J. L. BELL is a Massachusetts writer who specializes in (among other things) the start of the American Revolution in and around Boston. He is particularly interested in the experiences of children in 1765-75. He has published scholarly papers and popular articles for both children and adults. He was consultant for an episode of History Detectives, and contributed to a display at Minute Man National Historic Park.

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Saturday, March 06, 2021

“Chests of Bohea tea consigned to several persons”

At three o’clock in the afternoon of Sunday, 6 Mar 1774, Bostonians were jolted by the arrival of the brig Fortune.

More specifically, people were jolted by the news that that ship was carrying chests of tea. This was about ten weeks after the Boston Tea Party and about five weeks after local shopkeepers had agreed not to sell any tea.

Thomas Newell wrote in his diary for that day:
Captain Benjamin Gorham, nine weeks from London, brought 28 1/2 chests of Bohea tea consigned to several persons here.
Who were those “several persons”? Sixteen chests—more than half of the total—were consigned to Henry Lloyd (1709-1795), a wealthy Anglican merchant with relatives locally and on Long Island in New York. Those chests had been shipped to him by the London partnership of Monkhouse Davison and Abraham Newman, with insurance to the amount of £480 backed up five other London businessmen.

A letter to the Boston News-Letter identified “a principal Freighter in said Vessel” as “Mr. Bromfield”—the merchant Henry Bromfield (1727-1820). The Fortune carried a variety of cargo, so it’s possible Bromfield had no tea assigned to him, but it’s also possible he was supposed to receive up to 12 1/2 chests.

Three other businessmen also had a big financial interest in the situation: the owners of the Fortune, who were Thomas Walley, Peter Boyer, and William Thompson.

Thompson is hard to trace, not least because his name was so common. Walley and Boyer, on the other hand, were stalwart members of Boston’s mercantile and civic community. Walley had held town offices since 1763 while Boyer had served on town committees. Both those men dined with Boston’s Sons of Liberty in August 1769. They had signed most of the petitions and non-importation agreements of the past ten years.

What’s more, Boyer was one of the fifteen men whose names Paul Revere had engraved on the so-called “Sons of Liberty Bowl.” In 1770 the Boston town meeting had chosen Boyer for a committee “to draw up an Agreement for the Shopkeepers that have or do deal in Tea, not to dispose of any more of that Article untill the Revenue Acts are repealed.”

So how did those men’s ship end up carrying tea? That’s what they’d like to know, they said. In a 9 March letter to Richard Draper, printer of the Boston News-Letter, Walley, Boyer, and Thompson declared that back in September they had sent the Fortune to London “to have her sold.” They had told Capt. Gorham that if he couldn’t obtain their low asking price, he should bring back “a Quantity of Hemp on the Owners Account.”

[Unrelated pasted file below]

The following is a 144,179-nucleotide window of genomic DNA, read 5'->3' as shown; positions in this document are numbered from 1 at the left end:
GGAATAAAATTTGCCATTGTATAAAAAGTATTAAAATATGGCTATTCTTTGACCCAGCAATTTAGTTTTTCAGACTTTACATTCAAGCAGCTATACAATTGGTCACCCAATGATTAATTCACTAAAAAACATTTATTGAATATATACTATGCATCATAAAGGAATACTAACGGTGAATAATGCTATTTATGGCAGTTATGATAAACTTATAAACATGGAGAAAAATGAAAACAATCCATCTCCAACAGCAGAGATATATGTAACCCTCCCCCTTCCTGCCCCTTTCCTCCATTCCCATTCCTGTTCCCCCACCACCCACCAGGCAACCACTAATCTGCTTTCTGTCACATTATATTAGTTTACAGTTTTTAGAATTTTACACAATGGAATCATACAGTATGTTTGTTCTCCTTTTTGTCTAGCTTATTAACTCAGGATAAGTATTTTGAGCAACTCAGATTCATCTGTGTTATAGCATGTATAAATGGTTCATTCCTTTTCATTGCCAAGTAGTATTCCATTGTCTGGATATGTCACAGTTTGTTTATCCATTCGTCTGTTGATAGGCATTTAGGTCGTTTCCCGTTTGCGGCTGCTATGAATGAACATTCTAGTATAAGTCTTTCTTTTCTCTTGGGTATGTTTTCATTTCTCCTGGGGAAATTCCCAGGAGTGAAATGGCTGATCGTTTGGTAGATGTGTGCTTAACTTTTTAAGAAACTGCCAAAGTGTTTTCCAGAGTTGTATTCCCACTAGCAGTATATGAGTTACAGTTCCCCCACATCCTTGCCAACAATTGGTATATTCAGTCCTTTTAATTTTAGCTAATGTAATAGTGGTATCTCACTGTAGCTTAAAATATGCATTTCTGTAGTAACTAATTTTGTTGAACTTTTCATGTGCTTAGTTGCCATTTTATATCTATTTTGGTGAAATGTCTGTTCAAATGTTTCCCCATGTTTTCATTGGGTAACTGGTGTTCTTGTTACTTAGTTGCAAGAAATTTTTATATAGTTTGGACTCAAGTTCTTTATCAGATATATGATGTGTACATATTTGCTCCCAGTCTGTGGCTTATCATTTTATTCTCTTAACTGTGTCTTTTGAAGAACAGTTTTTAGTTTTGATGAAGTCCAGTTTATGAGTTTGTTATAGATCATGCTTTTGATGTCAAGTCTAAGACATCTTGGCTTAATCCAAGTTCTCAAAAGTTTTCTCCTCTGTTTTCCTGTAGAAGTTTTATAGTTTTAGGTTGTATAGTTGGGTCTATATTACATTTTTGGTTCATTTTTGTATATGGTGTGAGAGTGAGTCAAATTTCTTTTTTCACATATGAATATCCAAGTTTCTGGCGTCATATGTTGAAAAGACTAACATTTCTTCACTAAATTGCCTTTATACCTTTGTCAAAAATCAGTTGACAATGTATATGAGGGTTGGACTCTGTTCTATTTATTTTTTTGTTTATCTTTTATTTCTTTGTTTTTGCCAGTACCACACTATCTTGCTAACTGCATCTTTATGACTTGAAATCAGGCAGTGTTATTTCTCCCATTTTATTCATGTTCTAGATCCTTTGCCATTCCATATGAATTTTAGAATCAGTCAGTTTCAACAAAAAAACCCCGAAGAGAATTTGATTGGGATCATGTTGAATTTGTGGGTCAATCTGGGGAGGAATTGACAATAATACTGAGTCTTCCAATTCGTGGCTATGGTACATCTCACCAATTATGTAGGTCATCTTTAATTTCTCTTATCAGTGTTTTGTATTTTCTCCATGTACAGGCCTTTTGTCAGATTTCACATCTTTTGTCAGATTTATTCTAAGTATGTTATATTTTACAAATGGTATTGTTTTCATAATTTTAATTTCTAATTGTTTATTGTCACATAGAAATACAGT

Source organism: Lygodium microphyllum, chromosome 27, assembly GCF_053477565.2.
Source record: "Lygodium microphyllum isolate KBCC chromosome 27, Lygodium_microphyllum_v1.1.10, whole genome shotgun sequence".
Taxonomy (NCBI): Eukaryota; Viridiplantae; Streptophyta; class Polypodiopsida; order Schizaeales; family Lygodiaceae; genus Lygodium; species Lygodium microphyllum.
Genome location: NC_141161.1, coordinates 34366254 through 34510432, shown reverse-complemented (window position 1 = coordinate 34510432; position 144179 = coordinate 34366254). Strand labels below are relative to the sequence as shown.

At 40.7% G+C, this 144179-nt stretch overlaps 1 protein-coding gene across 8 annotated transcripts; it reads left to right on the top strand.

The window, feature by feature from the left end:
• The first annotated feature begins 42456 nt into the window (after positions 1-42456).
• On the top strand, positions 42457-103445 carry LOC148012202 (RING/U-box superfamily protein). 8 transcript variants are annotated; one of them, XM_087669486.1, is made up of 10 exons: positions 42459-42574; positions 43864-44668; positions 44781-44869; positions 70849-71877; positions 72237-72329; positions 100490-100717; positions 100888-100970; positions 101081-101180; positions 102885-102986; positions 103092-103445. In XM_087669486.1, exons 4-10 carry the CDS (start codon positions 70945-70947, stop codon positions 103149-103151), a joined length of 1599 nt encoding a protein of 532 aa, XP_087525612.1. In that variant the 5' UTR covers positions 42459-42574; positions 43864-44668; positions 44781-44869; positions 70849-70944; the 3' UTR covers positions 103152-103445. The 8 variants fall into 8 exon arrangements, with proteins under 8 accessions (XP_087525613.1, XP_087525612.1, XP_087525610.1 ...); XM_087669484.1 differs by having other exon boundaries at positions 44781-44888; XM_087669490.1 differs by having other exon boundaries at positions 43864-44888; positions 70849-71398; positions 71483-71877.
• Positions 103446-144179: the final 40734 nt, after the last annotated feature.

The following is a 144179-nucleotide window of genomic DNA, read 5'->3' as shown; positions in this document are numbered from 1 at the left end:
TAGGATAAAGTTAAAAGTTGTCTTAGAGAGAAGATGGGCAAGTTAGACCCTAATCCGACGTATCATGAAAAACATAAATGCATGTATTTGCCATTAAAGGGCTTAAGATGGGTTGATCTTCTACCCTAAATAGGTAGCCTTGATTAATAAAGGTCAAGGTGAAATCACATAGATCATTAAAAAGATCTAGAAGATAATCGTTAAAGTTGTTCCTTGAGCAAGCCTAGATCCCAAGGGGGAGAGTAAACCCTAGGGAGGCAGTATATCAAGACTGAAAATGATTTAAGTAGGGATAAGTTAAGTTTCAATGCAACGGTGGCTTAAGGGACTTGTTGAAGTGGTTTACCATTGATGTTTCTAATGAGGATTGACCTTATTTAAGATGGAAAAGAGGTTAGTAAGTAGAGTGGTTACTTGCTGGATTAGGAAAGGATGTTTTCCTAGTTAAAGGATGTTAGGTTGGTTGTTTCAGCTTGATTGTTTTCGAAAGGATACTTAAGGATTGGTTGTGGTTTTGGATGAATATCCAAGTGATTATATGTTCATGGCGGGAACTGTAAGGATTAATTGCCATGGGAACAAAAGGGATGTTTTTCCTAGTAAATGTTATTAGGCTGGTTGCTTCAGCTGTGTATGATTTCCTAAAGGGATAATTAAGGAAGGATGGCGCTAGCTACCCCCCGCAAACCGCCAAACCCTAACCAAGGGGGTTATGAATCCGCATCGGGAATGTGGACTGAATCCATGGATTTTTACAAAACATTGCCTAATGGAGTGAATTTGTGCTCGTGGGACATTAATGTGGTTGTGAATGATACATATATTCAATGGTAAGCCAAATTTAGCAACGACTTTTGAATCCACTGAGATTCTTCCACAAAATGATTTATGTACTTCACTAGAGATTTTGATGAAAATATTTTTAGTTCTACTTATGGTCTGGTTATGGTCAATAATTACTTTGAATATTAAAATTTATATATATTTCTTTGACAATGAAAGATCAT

As for tea, those three merchants said, they had been explicit in their instructions:
P.S. We are informed the India Company intend to ship a Quantity of Tea to this Place in private Ships,—if our brig should come back on Freight, we absolutely refuse to take on board any Tea for that Company, let the Offer be never so advantageous, or our Loss in the Sale of the Vessel never so great.
Yet the Fortune had returned with tea. Not shipped directly by the East India Company to its North American agents, but tea nonetheless. What‘s more, “a certain William Bowes, Brazier on Dock-Square,” was telling people that the ship’s owners had “imported a Quantity of Tea in that Vessel upon their own Account.” That they firmly denied.

But still, what could be done with the 28 1/2 chests of tea aboard the Fortune? For ten weeks people all over eastern Massachusetts had worked to keep all British tea out of the colony, even chests washed overboard in a shipwreck.

The situation was a powder keg—almost literally, since the Fortune was also carrying gunpowder.

TOMORROW: Attempts at official action.


J. L. Bell said...

John Rowe noted the arrival of the Fortune, but as a warden of Trinity Church he was more worried that the church bell cracked that day.

Charles Bahne said...

I note that the tea consigned to Henry Lloyd "had been shipped to him by the London partnership of Monkhouse Davison and Abraham Newman."

About 25 years ago I purchased a small tin of "Boston Harbour Tea" at a local souvenir shop. The label indicated that it was "Blended and Packed by Davison Newman & Co. Ltd." of London, "The firm which supplied Tea 1773-1774 for the historic Boston Tea Parties".

This tea was a popular product at many souvenir shops for many years. Alas, an online search today reveals that the company was dissolved in February 2018.

The same search shows that tea was just a small part of Davison, Newman's business as a grocer. In 1789 they acquired an interest in a plantation in Jamaica, and therefore they are also considered to be slaveowners.

J. L. Bell said...

I’ve got a tin of the “Boston Harbour Tea” from “Davison Newman & Co. Ltd.” (imported by Mark T. Wendell Co. of West Concord) in my kitchen now. The box includes an image of the petition from the firm and its insurers seeking compensation from the British government for the sixteen chests destroyed in March 1774.

Fortunately, that petition is also on the web in both image and transcription. I’d never be able to read it from this little tin.

Most likely that product has done more to keep alive the history of the second Boston Tea Party than any book.